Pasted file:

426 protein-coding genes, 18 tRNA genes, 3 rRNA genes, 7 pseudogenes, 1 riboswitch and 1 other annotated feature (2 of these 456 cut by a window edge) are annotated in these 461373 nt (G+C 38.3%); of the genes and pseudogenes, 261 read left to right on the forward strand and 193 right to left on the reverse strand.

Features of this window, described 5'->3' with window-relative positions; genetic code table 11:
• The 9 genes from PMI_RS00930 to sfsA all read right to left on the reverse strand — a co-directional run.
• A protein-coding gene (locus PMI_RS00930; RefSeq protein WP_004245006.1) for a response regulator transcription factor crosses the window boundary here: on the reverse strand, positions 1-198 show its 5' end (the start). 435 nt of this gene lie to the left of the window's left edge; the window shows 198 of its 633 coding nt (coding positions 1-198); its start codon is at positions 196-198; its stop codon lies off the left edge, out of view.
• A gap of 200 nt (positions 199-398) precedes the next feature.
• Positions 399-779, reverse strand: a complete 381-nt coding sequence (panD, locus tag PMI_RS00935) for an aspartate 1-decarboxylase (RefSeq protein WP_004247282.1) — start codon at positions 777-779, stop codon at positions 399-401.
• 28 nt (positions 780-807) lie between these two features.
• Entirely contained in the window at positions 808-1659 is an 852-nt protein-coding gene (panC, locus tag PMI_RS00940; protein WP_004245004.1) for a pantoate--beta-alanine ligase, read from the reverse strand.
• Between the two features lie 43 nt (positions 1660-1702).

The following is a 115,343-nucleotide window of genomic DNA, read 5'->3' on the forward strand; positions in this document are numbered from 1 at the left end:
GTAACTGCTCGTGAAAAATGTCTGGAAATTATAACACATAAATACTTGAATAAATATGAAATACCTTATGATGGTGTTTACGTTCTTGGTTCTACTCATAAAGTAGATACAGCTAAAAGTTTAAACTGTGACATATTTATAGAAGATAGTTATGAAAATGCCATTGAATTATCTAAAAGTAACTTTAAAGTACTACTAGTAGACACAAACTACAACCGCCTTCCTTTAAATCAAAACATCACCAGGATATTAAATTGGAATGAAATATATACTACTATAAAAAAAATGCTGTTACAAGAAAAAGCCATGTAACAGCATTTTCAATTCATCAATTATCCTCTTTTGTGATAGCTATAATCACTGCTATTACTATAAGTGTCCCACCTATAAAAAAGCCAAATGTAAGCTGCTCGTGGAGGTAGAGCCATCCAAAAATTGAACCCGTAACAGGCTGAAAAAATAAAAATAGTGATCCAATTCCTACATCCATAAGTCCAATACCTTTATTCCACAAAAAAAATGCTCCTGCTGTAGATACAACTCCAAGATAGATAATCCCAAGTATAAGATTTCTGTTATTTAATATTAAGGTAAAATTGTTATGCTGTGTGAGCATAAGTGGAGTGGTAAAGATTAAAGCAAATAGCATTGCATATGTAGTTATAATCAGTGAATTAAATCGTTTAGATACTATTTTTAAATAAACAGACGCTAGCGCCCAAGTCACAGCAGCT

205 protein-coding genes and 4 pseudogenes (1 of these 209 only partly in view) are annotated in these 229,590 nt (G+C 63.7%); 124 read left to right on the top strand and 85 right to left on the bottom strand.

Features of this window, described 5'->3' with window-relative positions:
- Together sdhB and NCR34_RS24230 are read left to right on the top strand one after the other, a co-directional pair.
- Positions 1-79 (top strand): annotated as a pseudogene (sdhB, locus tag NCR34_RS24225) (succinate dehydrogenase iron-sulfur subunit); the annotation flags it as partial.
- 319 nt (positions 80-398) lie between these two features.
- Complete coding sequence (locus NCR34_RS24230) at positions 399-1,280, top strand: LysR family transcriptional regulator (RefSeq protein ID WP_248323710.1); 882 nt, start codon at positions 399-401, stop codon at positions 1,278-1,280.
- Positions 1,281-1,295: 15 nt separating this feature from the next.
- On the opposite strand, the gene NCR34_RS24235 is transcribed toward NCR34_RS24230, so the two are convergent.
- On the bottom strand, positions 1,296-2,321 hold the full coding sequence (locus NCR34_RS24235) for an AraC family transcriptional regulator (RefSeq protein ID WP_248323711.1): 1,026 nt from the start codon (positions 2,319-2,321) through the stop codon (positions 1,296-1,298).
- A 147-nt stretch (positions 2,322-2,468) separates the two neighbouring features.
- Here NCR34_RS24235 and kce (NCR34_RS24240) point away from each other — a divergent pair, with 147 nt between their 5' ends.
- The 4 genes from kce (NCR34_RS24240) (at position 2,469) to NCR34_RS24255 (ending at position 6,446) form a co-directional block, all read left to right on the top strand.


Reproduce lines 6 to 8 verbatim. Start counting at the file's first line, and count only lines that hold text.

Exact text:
• Positions 399-779, reverse strand: a complete 381-nt coding sequence (panD, locus tag PMI_RS00935) for an aspartate 1-decarboxylase (RefSeq protein WP_004247282.1) — start codon at positions 777-779, stop codon at positions 399-401.
• 28 nt (positions 780-807) lie between these two features.
• Entirely contained in the window at positions 808-1659 is an 852-nt protein-coding gene (panC, locus tag PMI_RS00940; protein WP_004245004.1) for a pantoate--beta-alanine ligase, read from the reverse strand.